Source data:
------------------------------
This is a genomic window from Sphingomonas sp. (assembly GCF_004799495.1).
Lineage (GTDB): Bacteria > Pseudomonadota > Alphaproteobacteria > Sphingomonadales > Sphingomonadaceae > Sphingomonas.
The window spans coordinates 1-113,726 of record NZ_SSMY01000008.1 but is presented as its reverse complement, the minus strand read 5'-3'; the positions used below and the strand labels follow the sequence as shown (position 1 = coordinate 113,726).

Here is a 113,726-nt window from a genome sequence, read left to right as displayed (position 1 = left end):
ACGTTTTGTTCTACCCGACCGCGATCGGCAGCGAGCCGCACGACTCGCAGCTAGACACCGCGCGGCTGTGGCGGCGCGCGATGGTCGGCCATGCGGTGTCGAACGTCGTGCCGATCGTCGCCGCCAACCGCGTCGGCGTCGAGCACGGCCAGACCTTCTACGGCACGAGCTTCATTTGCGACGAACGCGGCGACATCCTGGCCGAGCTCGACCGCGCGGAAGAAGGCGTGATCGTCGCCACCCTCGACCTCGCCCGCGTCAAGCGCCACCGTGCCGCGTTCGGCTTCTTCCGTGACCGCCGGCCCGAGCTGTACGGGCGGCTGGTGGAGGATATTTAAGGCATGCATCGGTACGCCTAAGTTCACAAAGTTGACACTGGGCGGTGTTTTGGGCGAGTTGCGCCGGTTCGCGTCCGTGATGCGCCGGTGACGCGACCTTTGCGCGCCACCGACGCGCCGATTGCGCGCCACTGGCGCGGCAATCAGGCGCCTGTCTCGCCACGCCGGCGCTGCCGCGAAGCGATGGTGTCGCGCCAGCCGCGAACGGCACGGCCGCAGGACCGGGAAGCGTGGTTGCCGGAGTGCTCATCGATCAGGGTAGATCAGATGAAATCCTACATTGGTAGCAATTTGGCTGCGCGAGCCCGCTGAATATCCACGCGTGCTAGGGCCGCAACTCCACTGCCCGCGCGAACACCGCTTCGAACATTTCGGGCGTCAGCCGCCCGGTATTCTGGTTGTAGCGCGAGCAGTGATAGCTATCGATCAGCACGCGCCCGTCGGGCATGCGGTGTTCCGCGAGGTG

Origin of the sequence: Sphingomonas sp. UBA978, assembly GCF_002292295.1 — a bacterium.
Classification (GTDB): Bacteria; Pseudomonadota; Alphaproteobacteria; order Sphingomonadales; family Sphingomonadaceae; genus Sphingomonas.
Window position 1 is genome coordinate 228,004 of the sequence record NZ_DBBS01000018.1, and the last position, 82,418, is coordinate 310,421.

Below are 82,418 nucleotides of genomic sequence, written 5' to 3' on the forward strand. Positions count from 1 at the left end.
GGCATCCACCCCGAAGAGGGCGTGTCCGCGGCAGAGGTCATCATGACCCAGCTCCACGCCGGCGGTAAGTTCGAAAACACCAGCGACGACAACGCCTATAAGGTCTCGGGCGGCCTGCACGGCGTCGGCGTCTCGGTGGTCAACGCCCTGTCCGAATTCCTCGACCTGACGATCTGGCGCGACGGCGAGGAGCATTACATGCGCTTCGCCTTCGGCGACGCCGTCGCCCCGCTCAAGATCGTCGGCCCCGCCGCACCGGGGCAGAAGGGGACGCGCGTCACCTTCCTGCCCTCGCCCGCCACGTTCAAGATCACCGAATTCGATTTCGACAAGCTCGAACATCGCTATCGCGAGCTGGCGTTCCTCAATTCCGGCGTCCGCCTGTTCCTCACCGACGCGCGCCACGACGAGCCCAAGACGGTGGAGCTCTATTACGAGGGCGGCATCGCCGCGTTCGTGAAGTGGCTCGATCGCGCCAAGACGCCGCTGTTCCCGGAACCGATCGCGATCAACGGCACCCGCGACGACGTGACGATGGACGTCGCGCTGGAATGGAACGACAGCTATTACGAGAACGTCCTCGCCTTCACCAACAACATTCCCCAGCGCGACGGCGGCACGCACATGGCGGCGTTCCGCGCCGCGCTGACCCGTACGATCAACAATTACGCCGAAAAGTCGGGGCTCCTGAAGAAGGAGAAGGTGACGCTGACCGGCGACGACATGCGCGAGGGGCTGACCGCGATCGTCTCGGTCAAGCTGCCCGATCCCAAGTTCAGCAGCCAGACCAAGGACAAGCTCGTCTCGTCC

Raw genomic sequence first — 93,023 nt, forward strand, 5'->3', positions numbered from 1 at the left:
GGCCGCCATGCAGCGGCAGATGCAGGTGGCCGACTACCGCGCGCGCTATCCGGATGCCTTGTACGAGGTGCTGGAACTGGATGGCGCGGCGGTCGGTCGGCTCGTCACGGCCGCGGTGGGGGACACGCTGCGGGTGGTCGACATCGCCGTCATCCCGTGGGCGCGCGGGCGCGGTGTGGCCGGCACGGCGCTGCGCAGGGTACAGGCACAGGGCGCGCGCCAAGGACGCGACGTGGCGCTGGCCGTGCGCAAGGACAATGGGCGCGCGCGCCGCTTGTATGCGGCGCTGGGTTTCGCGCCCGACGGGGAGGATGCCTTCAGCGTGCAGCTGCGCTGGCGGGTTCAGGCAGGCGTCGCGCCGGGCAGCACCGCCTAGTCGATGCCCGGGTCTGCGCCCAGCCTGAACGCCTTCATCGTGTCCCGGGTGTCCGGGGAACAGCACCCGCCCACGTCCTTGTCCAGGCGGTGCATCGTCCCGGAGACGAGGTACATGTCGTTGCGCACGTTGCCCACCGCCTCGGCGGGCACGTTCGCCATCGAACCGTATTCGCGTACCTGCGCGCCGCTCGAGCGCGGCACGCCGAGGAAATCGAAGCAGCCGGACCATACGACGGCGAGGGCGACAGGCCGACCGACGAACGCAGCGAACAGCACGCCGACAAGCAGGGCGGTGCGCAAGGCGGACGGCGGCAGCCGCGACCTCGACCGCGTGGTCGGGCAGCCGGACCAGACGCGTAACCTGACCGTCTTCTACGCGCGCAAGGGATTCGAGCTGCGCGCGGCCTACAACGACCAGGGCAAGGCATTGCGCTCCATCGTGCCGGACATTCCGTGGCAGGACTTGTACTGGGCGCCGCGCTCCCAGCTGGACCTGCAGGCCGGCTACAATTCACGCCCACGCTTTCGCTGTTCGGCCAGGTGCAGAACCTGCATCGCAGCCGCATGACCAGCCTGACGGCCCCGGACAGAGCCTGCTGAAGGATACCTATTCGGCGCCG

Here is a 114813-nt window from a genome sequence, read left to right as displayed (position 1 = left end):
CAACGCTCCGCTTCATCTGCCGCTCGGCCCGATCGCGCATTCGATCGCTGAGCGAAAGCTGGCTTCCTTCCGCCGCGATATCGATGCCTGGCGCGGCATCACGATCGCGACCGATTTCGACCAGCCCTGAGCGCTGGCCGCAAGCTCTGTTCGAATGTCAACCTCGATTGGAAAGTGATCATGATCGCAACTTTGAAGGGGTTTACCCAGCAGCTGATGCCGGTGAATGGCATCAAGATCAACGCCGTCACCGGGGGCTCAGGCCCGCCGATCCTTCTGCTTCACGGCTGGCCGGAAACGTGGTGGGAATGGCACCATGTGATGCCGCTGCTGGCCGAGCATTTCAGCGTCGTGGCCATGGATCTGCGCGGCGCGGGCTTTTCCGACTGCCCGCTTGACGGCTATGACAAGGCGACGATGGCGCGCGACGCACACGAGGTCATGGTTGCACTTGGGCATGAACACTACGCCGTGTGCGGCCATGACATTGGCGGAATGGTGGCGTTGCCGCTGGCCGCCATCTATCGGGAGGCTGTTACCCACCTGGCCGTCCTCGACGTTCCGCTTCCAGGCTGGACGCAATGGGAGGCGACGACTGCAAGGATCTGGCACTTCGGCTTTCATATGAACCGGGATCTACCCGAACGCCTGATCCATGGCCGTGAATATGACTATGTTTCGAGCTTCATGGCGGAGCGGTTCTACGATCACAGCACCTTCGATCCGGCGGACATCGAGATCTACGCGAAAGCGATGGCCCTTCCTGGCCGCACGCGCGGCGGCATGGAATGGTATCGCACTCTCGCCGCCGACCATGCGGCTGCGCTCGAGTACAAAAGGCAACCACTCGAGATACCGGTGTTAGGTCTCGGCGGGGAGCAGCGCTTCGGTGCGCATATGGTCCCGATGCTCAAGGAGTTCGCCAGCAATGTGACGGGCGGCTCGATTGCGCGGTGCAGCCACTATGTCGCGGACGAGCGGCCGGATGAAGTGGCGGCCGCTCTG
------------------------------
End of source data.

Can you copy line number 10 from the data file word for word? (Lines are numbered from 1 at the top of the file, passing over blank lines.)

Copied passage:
GGCATCCACCCCGAAGAGGGCGTGTCCGCGGCAGAGGTCATCATGACCCAGCTCCACGCCGGCGGTAAGTTCGAAAACACCAGCGACGACAACGCCTATAAGGTCTCGGGCGGCCTGCACGGCGTCGGCGTCTCGGTGGTCAACGCCCTGTCCGAATTCCTCGACCTGACGATCTGGCGCGACGGCGAGGAGCATTACATGCGCTTCGCCTTCGGCGACGCCGTCGCCCCGCTCAAGATCGTCGGCCCCGCCGCACCGGGGCAGAAGGGGACGCGCGTCACCTTCCTGCCCTCGCCCGCCACGTTCAAGATCACCGAATTCGATTTCGACAAGCTCGAACATCGCTATCGCGAGCTGGCGTTCCTCAATTCCGGCGTCCGCCTGTTCCTCACCGACGCGCGCCACGACGAGCCCAAGACGGTGGAGCTCTATTACGAGGGCGGCATCGCCGCGTTCGTGAAGTGGCTCGATCGCGCCAAGACGCCGCTGTTCCCGGAACCGATCGCGATCAACGGCACCCGCGACGACGTGACGATGGACGTCGCGCTGGAATGGAACGACAGCTATTACGAGAACGTCCTCGCCTTCACCAACAACATTCCCCAGCGCGACGGCGGCACGCACATGGCGGCGTTCCGCGCCGCGCTGACCCGTACGATCAACAATTACGCCGAAAAGTCGGGGCTCCTGAAGAAGGAGAAGGTGACGCTGACCGGCGACGACATGCGCGAGGGGCTGACCGCGATCGTCTCGGTCAAGCTGCCCGATCCCAAGTTCAGCAGCCAGACCAAGGACAAGCTCGTCTCGTCC